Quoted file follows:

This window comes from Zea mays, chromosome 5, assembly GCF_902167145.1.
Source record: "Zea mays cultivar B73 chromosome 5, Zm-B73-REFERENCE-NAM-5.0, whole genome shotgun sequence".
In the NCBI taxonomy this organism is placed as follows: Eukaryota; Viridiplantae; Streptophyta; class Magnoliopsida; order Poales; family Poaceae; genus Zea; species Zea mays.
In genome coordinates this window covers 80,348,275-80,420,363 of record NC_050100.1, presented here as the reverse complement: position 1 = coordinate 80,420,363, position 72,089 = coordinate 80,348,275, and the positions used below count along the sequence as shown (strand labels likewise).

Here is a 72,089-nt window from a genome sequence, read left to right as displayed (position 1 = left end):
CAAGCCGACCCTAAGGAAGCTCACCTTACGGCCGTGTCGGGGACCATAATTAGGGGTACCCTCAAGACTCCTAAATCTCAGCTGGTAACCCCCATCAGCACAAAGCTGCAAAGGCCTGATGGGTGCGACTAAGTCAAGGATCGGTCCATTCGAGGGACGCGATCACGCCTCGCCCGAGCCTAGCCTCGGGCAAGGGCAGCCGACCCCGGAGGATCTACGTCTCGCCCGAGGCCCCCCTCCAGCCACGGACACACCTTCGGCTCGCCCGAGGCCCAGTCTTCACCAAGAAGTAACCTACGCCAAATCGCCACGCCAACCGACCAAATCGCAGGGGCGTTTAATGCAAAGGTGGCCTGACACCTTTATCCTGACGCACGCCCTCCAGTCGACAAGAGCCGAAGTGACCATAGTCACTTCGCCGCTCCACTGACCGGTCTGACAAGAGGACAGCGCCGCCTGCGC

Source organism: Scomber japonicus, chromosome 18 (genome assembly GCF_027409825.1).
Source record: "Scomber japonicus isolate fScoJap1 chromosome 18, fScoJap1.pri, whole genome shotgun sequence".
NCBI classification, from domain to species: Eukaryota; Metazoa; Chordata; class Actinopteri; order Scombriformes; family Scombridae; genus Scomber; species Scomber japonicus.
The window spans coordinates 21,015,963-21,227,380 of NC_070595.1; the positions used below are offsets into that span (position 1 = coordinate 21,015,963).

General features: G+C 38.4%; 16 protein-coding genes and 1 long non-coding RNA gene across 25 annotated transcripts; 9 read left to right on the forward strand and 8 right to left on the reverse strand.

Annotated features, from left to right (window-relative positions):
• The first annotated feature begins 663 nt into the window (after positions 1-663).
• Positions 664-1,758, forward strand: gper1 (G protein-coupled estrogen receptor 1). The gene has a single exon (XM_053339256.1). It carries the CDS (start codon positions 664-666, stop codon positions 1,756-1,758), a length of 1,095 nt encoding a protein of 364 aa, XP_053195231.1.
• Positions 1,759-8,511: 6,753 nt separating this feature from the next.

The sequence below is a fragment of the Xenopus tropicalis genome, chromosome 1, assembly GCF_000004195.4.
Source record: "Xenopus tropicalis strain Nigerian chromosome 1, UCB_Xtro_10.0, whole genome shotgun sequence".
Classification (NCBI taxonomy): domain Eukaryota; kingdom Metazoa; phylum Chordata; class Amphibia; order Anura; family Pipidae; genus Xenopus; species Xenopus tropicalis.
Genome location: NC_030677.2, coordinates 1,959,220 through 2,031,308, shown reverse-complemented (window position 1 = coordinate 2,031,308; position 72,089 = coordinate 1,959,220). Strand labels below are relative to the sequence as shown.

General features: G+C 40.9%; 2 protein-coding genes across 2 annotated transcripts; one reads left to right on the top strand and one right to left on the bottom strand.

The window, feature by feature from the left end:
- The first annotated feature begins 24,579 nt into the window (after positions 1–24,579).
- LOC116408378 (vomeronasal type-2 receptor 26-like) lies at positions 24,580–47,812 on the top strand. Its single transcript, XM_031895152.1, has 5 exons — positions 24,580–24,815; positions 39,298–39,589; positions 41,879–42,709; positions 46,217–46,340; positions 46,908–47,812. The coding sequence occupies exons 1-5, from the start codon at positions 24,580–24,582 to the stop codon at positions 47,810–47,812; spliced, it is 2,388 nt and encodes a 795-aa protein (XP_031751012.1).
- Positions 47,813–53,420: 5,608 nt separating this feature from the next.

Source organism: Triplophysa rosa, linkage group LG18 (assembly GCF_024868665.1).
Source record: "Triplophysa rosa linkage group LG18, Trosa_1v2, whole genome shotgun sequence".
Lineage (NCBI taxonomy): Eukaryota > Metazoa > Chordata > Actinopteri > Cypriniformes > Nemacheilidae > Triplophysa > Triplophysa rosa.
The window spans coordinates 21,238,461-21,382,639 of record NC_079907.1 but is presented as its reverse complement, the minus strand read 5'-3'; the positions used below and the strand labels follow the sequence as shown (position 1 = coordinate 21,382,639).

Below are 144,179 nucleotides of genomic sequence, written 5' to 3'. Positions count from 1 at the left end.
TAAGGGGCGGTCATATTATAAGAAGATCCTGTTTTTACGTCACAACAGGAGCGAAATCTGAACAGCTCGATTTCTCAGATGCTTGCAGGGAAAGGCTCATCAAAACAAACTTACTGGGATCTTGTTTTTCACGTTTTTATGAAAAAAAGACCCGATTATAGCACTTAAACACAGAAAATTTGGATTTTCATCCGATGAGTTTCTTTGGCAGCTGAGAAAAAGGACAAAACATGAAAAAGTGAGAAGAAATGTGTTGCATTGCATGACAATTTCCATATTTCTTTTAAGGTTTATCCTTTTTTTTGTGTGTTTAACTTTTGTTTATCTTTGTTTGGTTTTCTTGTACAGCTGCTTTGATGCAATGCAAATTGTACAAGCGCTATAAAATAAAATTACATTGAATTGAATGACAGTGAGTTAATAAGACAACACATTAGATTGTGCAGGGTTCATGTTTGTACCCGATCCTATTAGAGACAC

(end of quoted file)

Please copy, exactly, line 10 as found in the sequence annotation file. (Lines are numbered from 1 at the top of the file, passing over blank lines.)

The window spans coordinates 21,015,963-21,227,380 of NC_070595.1; the positions used below are offsets into that span (position 1 = coordinate 21,015,963).